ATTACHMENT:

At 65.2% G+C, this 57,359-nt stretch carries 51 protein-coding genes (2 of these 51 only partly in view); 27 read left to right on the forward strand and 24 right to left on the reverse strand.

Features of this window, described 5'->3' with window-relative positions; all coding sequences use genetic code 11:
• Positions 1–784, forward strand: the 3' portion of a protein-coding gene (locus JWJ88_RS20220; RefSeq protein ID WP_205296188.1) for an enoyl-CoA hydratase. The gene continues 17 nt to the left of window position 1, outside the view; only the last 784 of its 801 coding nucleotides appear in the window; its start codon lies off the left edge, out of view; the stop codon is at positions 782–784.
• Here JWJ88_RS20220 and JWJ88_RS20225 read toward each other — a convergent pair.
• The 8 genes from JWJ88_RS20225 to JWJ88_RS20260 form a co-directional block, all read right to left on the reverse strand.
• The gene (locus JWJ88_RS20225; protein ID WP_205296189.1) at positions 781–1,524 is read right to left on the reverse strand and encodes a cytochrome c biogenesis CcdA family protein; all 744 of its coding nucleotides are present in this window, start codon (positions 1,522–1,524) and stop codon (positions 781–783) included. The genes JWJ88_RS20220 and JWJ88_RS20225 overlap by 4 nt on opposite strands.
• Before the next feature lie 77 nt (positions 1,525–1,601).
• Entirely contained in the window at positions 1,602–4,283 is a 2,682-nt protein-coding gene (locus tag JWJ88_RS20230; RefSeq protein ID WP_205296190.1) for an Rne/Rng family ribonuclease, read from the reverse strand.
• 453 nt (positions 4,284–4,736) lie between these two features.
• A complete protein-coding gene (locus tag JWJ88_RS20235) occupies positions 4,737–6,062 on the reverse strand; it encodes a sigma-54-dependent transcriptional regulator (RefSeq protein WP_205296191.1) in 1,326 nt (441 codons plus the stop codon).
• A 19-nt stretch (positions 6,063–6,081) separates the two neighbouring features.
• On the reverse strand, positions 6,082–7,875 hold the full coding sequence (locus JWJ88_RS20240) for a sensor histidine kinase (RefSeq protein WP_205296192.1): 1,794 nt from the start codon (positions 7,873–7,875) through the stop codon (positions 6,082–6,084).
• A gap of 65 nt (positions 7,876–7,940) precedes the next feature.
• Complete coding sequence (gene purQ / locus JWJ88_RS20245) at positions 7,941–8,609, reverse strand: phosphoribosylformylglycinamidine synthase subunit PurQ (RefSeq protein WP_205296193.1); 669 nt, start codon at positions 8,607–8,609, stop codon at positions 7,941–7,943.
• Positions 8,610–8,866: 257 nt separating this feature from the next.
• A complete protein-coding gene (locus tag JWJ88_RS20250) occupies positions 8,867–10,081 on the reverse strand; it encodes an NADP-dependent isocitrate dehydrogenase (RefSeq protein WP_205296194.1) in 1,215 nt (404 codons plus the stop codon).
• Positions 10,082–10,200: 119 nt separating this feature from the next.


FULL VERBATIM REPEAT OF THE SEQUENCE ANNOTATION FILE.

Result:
At 65.2% G+C, this 57,359-nt stretch carries 51 protein-coding genes (2 of these 51 only partly in view); 27 read left to right on the forward strand and 24 right to left on the reverse strand.

Features of this window, described 5'->3' with window-relative positions; all coding sequences use genetic code 11:
• Positions 1–784, forward strand: the 3' portion of a protein-coding gene (locus JWJ88_RS20220; RefSeq protein ID WP_205296188.1) for an enoyl-CoA hydratase. The gene continues 17 nt to the left of window position 1, outside the view; only the last 784 of its 801 coding nucleotides appear in the window; its start codon lies off the left edge, out of view; the stop codon is at positions 782–784.
• Here JWJ88_RS20220 and JWJ88_RS20225 read toward each other — a convergent pair.
• The 8 genes from JWJ88_RS20225 to JWJ88_RS20260 form a co-directional block, all read right to left on the reverse strand.
• The gene (locus JWJ88_RS20225; protein ID WP_205296189.1) at positions 781–1,524 is read right to left on the reverse strand and encodes a cytochrome c biogenesis CcdA family protein; all 744 of its coding nucleotides are present in this window, start codon (positions 1,522–1,524) and stop codon (positions 781–783) included. The genes JWJ88_RS20220 and JWJ88_RS20225 overlap by 4 nt on opposite strands.
• Before the next feature lie 77 nt (positions 1,525–1,601).
• Entirely contained in the window at positions 1,602–4,283 is a 2,682-nt protein-coding gene (locus tag JWJ88_RS20230; RefSeq protein ID WP_205296190.1) for an Rne/Rng family ribonuclease, read from the reverse strand.
• 453 nt (positions 4,284–4,736) lie between these two features.
• A complete protein-coding gene (locus tag JWJ88_RS20235) occupies positions 4,737–6,062 on the reverse strand; it encodes a sigma-54-dependent transcriptional regulator (RefSeq protein WP_205296191.1) in 1,326 nt (441 codons plus the stop codon).
• A 19-nt stretch (positions 6,063–6,081) separates the two neighbouring features.
• On the reverse strand, positions 6,082–7,875 hold the full coding sequence (locus JWJ88_RS20240) for a sensor histidine kinase (RefSeq protein WP_205296192.1): 1,794 nt from the start codon (positions 7,873–7,875) through the stop codon (positions 6,082–6,084).
• A gap of 65 nt (positions 7,876–7,940) precedes the next feature.
• Complete coding sequence (gene purQ / locus JWJ88_RS20245) at positions 7,941–8,609, reverse strand: phosphoribosylformylglycinamidine synthase subunit PurQ (RefSeq protein WP_205296193.1); 669 nt, start codon at positions 8,607–8,609, stop codon at positions 7,941–7,943.
• Positions 8,610–8,866: 257 nt separating this feature from the next.
• A complete protein-coding gene (locus tag JWJ88_RS20250) occupies positions 8,867–10,081 on the reverse strand; it encodes an NADP-dependent isocitrate dehydrogenase (RefSeq protein WP_205296194.1) in 1,215 nt (404 codons plus the stop codon).
• Positions 10,082–10,200: 119 nt separating this feature from the next.